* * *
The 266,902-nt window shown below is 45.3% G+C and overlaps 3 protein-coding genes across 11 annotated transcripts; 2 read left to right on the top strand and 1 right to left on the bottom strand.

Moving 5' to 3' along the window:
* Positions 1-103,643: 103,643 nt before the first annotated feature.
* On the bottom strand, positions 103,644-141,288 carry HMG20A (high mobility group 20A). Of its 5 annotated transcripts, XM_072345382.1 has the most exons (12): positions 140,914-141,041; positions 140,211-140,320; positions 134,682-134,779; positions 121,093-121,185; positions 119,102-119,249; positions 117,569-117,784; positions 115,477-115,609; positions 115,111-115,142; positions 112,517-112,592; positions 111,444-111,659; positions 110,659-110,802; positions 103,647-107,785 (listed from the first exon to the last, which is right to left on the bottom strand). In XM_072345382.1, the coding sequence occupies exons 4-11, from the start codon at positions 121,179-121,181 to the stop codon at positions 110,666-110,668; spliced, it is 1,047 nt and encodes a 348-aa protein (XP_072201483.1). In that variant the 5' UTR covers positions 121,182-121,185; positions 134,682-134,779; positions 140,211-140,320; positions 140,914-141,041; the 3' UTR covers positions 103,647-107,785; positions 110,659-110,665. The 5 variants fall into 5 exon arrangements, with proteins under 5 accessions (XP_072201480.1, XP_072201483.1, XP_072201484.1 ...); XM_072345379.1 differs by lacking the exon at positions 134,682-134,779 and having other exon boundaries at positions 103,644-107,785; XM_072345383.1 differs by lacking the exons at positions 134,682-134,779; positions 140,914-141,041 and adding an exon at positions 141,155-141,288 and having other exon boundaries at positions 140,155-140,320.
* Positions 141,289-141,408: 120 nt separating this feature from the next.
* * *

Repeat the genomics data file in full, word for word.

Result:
The 266,902-nt window shown below is 45.3% G+C and overlaps 3 protein-coding genes across 11 annotated transcripts; 2 read left to right on the top strand and 1 right to left on the bottom strand.

Moving 5' to 3' along the window:
* Positions 1-103,643: 103,643 nt before the first annotated feature.
* On the bottom strand, positions 103,644-141,288 carry HMG20A (high mobility group 20A). Of its 5 annotated transcripts, XM_072345382.1 has the most exons (12): positions 140,914-141,041; positions 140,211-140,320; positions 134,682-134,779; positions 121,093-121,185; positions 119,102-119,249; positions 117,569-117,784; positions 115,477-115,609; positions 115,111-115,142; positions 112,517-112,592; positions 111,444-111,659; positions 110,659-110,802; positions 103,647-107,785 (listed from the first exon to the last, which is right to left on the bottom strand). In XM_072345382.1, the coding sequence occupies exons 4-11, from the start codon at positions 121,179-121,181 to the stop codon at positions 110,666-110,668; spliced, it is 1,047 nt and encodes a 348-aa protein (XP_072201483.1). In that variant the 5' UTR covers positions 121,182-121,185; positions 134,682-134,779; positions 140,211-140,320; positions 140,914-141,041; the 3' UTR covers positions 103,647-107,785; positions 110,659-110,665. The 5 variants fall into 5 exon arrangements, with proteins under 5 accessions (XP_072201480.1, XP_072201483.1, XP_072201484.1 ...); XM_072345379.1 differs by lacking the exon at positions 134,682-134,779 and having other exon boundaries at positions 103,644-107,785; XM_072345383.1 differs by lacking the exons at positions 134,682-134,779; positions 140,914-141,041 and adding an exon at positions 141,155-141,288 and having other exon boundaries at positions 140,155-140,320.
* Positions 141,289-141,408: 120 nt separating this feature from the next.